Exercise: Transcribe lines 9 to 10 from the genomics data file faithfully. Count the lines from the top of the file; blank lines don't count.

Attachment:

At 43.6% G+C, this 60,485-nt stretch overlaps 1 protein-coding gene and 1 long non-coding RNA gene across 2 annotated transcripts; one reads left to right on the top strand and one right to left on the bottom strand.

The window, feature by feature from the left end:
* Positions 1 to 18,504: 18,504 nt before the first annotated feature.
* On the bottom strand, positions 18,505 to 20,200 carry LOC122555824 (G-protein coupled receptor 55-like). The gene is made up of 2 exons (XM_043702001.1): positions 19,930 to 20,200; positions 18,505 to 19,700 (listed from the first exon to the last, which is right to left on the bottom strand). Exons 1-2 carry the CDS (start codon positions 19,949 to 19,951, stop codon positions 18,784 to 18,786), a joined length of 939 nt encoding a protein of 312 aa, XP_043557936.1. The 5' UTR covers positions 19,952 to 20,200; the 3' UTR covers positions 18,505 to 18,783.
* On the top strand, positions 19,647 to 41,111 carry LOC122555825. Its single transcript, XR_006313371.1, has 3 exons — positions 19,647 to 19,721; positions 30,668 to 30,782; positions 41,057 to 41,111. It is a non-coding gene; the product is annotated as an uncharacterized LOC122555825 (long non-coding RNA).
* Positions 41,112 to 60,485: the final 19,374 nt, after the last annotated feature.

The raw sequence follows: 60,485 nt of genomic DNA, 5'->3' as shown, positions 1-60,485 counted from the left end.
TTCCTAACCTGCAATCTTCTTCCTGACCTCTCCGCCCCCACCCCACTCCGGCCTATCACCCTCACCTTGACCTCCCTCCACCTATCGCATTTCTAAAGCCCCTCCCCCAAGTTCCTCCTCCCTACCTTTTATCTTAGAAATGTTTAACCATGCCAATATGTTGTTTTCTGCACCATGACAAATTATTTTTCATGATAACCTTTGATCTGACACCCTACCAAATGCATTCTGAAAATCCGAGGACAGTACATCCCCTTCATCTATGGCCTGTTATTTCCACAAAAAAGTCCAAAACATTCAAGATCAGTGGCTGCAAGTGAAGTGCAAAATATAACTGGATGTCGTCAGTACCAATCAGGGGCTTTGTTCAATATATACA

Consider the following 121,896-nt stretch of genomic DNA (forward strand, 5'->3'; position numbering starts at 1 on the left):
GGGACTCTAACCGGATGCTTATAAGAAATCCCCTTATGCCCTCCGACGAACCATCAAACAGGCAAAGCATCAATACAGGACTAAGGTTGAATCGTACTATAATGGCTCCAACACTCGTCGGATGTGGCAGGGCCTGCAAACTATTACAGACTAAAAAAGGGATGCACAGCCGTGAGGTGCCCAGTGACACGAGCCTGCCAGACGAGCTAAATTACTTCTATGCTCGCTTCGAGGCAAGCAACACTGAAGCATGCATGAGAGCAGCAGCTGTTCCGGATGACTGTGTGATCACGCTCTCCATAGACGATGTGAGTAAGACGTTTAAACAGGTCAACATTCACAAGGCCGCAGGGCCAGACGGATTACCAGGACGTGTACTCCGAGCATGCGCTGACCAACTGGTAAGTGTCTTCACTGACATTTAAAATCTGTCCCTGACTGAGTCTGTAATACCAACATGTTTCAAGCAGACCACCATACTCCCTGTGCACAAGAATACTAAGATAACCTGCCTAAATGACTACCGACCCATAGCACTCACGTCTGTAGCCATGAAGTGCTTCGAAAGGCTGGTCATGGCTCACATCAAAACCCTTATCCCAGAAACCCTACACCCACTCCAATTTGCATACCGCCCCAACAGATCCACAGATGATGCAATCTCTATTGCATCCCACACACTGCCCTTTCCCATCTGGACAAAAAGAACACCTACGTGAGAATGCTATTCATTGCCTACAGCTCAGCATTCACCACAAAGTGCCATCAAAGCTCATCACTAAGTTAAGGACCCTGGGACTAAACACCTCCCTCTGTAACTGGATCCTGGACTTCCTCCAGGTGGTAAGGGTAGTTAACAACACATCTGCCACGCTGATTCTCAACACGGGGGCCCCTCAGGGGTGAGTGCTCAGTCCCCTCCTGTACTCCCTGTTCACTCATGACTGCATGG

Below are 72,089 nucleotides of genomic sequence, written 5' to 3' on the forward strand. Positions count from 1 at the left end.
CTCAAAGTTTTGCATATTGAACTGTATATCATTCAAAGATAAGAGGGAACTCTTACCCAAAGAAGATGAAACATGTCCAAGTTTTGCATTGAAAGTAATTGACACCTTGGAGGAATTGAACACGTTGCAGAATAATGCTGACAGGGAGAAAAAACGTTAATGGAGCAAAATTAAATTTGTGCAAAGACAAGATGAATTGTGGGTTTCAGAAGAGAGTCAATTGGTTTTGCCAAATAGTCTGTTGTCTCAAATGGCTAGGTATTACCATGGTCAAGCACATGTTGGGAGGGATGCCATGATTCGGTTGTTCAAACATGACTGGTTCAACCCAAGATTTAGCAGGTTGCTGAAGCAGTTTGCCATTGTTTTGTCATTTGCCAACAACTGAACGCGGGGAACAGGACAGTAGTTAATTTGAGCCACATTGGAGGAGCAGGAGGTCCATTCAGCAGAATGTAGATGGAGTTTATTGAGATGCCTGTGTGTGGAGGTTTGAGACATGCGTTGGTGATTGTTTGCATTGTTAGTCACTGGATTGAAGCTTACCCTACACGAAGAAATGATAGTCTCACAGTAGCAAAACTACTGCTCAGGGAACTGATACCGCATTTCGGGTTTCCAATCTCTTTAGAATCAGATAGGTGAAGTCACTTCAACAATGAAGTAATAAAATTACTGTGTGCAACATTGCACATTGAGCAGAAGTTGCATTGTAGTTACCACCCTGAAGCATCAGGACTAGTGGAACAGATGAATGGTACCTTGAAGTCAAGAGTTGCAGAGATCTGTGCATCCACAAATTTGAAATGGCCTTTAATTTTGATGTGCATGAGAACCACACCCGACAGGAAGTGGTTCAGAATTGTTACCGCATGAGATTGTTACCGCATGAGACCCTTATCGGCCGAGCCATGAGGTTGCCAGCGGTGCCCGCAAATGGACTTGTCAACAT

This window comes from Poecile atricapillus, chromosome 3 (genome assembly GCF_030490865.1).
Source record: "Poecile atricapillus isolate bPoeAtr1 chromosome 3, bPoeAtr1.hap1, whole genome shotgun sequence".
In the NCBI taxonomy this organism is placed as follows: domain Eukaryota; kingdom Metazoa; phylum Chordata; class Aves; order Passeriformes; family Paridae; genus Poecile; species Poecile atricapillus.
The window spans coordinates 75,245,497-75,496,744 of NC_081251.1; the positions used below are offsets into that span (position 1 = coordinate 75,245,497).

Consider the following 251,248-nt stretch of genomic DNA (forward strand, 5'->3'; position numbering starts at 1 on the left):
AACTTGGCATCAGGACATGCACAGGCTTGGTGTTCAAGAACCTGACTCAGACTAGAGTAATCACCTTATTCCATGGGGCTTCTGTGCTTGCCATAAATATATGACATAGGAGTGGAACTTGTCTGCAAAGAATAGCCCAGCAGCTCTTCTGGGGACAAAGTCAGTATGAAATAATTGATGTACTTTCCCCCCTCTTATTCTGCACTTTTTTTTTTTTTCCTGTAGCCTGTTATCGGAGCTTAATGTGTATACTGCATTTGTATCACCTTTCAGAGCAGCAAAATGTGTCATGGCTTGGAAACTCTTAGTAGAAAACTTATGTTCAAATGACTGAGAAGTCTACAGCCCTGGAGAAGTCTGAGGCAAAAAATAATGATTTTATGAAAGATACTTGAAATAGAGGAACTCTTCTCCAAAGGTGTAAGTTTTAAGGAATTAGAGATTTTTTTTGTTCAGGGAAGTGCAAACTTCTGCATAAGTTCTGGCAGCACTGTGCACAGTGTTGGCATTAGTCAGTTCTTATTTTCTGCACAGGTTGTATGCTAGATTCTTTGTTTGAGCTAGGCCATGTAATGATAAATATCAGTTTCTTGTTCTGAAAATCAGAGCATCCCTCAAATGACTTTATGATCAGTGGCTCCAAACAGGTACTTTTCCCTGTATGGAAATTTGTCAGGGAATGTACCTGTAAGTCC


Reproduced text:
Consider the following 121,896-nt stretch of genomic DNA (forward strand, 5'->3'; position numbering starts at 1 on the left):
GGGACTCTAACCGGATGCTTATAAGAAATCCCCTTATGCCCTCCGACGAACCATCAAACAGGCAAAGCATCAATACAGGACTAAGGTTGAATCGTACTATAATGGCTCCAACACTCGTCGGATGTGGCAGGGCCTGCAAACTATTACAGACTAAAAAAGGGATGCACAGCCGTGAGGTGCCCAGTGACACGAGCCTGCCAGACGAGCTAAATTACTTCTATGCTCGCTTCGAGGCAAGCAACACTGAAGCATGCATGAGAGCAGCAGCTGTTCCGGATGACTGTGTGATCACGCTCTCCATAGACGATGTGAGTAAGACGTTTAAACAGGTCAACATTCACAAGGCCGCAGGGCCAGACGGATTACCAGGACGTGTACTCCGAGCATGCGCTGACCAACTGGTAAGTGTCTTCACTGACATTTAAAATCTGTCCCTGACTGAGTCTGTAATACCAACATGTTTCAAGCAGACCACCATACTCCCTGTGCACAAGAATACTAAGATAACCTGCCTAAATGACTACCGACCCATAGCACTCACGTCTGTAGCCATGAAGTGCTTCGAAAGGCTGGTCATGGCTCACATCAAAACCCTTATCCCAGAAACCCTACACCCACTCCAATTTGCATACCGCCCCAACAGATCCACAGATGATGCAATCTCTATTGCATCCCACACACTGCCCTTTCCCATCTGGACAAAAAGAACACCTACGTGAGAATGCTATTCATTGCCTACAGCTCAGCATTCACCACAAAGTGCCATCAAAGCTCATCACTAAGTTAAGGACCCTGGGACTAAACACCTCCCTCTGTAACTGGATCCTGGACTTCCTCCAGGTGGTAAGGGTAGTTAACAACACATCTGCCACGCTGATTCTCAACACGGGGGCCCCTCAGGGGTGAGTGCTCAGTCCCCTCCTGTACTCCCTGTTCACTCATGACTGCATGG